- Calvin Watkins, ESPN.com
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In the last 10 years, we have seen seven different teams play for the first time in the Super Bowl.
When the 2010 season starts, the Cowboys will be the favorites to win the NFC East, something they've done twice in the past three seasons.
Winning the division title is fine, but the Cowboys want to win something else: a Super Bowl. There are all sorts of incentives around Valley Ranch these days regarding representing the NFC in the title game, especially with Super Bowl XLV being played at Cowboys Stadium.
No team in league history has hosted a Super Bowl in its home stadium, and if there's one man who can dream big like this, its Jerry Jones.
"I don't have any problems with an imagination," Jones said last month. "I listened to Charles Haley talk to our team, and the first thing that was said is you've got to imagine what you're going to be and you go after it. It's worth dreaming on and it's worth acting on."
Whether the Cowboys can achieve this remains to be seen. However, they've put themselves in a good position to make a strong run at it.
Quarterback Tony Romo turned 30 this year and is hitting his prime.
The team got younger at one of the most vital positions on the roster: left tackle. Out is 35-year-old Flozell Adams; in is 26-year-old Doug Free. The Cowboys additionally upgraded at the spot by trading for Alex Barron, who didn't miss a start his last four seasons in St. Louis.
Wide receiver Miles Austin, coming off a Pro Bowl season, is starting to emerge as an offensive threat. Wide receiver and first-round pick Dez Bryant showed skills this spring, and he could be a force. The Cowboys' depth on the defensive line and at running back adds flexibility to move guys around in case someone gets injured.
And then there's this little nugget.
Since 2000, the Cowboys have produced 13 starters and 13 other players from the draft who have seen significant playing time.
The scouts and personnel department, led by Tom Ciskowski, have helped Jones make the right decisions with the roster, especially in the past three seasons. Recently, splash free-agent signings Terrell Owens, Tank Johnson, Ken Hamlin and Zach Thomas haven't panned out.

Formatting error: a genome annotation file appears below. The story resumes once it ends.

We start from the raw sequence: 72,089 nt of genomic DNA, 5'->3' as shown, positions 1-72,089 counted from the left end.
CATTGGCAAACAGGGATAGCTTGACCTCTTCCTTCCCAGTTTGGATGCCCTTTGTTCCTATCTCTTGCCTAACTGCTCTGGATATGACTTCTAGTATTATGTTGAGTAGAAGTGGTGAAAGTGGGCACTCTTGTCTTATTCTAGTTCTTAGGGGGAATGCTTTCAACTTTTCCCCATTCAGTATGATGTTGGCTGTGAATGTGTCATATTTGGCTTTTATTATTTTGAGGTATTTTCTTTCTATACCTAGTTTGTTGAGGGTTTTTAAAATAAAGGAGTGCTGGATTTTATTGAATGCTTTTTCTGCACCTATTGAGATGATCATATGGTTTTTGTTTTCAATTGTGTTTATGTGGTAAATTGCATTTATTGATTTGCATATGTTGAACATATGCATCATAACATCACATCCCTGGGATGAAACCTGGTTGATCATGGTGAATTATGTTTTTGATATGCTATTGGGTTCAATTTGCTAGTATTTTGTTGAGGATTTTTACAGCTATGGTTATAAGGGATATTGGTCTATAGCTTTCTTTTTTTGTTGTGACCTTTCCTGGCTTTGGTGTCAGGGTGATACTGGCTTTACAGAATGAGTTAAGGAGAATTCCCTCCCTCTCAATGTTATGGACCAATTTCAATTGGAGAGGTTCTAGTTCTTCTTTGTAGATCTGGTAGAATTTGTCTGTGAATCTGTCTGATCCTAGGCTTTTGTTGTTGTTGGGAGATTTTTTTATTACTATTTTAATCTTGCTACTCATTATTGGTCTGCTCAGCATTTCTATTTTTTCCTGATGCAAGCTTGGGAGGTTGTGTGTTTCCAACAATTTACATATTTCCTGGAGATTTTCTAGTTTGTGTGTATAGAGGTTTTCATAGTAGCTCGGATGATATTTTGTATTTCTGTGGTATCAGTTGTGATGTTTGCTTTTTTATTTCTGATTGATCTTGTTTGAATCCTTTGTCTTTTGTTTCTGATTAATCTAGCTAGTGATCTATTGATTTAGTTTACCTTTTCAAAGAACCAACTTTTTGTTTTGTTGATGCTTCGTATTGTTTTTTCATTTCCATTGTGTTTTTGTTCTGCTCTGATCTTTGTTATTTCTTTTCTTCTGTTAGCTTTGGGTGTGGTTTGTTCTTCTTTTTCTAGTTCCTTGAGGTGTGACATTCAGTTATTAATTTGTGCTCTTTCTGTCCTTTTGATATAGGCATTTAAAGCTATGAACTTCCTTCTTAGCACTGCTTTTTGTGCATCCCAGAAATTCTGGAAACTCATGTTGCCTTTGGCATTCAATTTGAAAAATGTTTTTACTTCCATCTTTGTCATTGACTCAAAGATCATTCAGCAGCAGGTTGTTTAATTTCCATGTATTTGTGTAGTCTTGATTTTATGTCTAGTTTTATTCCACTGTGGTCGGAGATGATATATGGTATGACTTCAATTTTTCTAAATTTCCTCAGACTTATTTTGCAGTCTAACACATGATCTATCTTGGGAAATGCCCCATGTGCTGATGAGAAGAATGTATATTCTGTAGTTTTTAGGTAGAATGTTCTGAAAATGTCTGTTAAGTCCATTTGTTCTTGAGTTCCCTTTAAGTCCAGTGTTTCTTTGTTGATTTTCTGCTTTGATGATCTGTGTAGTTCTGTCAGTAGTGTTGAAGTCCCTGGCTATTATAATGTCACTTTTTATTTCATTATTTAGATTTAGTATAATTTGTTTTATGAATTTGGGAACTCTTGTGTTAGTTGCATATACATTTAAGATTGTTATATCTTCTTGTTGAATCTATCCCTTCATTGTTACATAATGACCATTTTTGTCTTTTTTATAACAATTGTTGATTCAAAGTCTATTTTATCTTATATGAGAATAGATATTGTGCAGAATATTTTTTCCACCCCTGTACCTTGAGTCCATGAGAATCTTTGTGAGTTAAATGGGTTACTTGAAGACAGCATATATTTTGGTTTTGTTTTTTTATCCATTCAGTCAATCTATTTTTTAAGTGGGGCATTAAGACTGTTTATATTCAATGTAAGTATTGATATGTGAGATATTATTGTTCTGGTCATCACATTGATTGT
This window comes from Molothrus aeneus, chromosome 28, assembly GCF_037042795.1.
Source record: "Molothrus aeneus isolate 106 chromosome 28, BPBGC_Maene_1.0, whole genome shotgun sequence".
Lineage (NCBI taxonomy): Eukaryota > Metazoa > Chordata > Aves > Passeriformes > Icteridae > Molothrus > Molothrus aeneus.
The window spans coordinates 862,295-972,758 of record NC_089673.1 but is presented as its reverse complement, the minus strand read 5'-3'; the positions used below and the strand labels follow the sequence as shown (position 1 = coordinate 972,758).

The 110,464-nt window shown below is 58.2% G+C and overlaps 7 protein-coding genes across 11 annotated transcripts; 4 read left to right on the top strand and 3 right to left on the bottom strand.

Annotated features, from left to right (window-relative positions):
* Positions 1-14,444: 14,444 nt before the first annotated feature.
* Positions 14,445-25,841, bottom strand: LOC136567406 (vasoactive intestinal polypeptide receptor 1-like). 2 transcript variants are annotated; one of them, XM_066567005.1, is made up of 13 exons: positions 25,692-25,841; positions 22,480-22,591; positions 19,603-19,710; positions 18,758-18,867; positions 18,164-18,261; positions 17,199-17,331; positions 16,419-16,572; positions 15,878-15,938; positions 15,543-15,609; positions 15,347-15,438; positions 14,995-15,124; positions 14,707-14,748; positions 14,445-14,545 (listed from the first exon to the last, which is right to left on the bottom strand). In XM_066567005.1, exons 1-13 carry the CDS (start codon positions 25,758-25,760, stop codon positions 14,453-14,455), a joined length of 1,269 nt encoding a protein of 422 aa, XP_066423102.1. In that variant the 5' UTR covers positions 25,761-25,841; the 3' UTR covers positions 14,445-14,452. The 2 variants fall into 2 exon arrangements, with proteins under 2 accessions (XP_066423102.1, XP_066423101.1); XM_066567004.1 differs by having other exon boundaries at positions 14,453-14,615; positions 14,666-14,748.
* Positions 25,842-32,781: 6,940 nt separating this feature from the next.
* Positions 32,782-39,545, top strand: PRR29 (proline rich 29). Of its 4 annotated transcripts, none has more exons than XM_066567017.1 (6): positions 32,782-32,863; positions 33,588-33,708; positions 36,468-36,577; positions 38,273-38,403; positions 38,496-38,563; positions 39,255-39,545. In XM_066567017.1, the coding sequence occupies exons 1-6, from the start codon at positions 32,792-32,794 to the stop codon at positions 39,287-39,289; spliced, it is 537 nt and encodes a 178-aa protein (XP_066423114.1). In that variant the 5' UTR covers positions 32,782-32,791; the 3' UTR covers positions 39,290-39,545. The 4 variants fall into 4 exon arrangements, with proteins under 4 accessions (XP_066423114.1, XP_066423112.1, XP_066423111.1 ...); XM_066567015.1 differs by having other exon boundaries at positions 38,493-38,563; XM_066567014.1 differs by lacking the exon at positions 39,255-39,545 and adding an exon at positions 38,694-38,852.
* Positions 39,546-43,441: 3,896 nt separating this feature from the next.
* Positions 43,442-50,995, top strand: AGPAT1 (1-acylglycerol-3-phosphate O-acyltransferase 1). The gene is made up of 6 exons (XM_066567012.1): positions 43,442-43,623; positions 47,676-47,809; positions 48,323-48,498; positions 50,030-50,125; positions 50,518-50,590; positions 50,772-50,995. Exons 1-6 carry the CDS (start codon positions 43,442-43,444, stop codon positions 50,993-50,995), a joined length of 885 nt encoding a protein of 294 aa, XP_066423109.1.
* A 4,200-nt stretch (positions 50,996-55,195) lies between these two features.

"It's expensive to step out here in free agency and grant these guys a third or second contract," Jones said. "But within [the draft] is the best way to go."
When the Cowboys were on top of the NFL universe in the 1990s, they won three titles in four seasons. When they were down in this just-completed decade, Jones watched the New England Patriots win three titles in four years, the Indianapolis Colts get to the Super Bowl twice in the past four seasons and the Pittsburgh Steelers win two Super Bowls titles in five years.
The past five seasons have produced four different Super Bowl winners.
We're not saying the Cowboys are poised for that, but the roster is so much better than in previous years. The coaching staff is more comfortable with the personnel.
And then there's head coach Wade Phillips, who is running this thing from the field and is as comfortable as he's ever been. He's more assertive with this team. The players believe in what he's saying. The owner does too.
"I think certainly at this time of my career, yes," Phillips said of his comfort level. "We feel good about what we're doing. We feel good about the personnel and we have ownership that's been great."
Will it add up to a title? We'll see how it starts out on July 24, the first day of practice.
Improved roster allows Dallas Cowboys' Jerry Jones to flaunt Super imagination.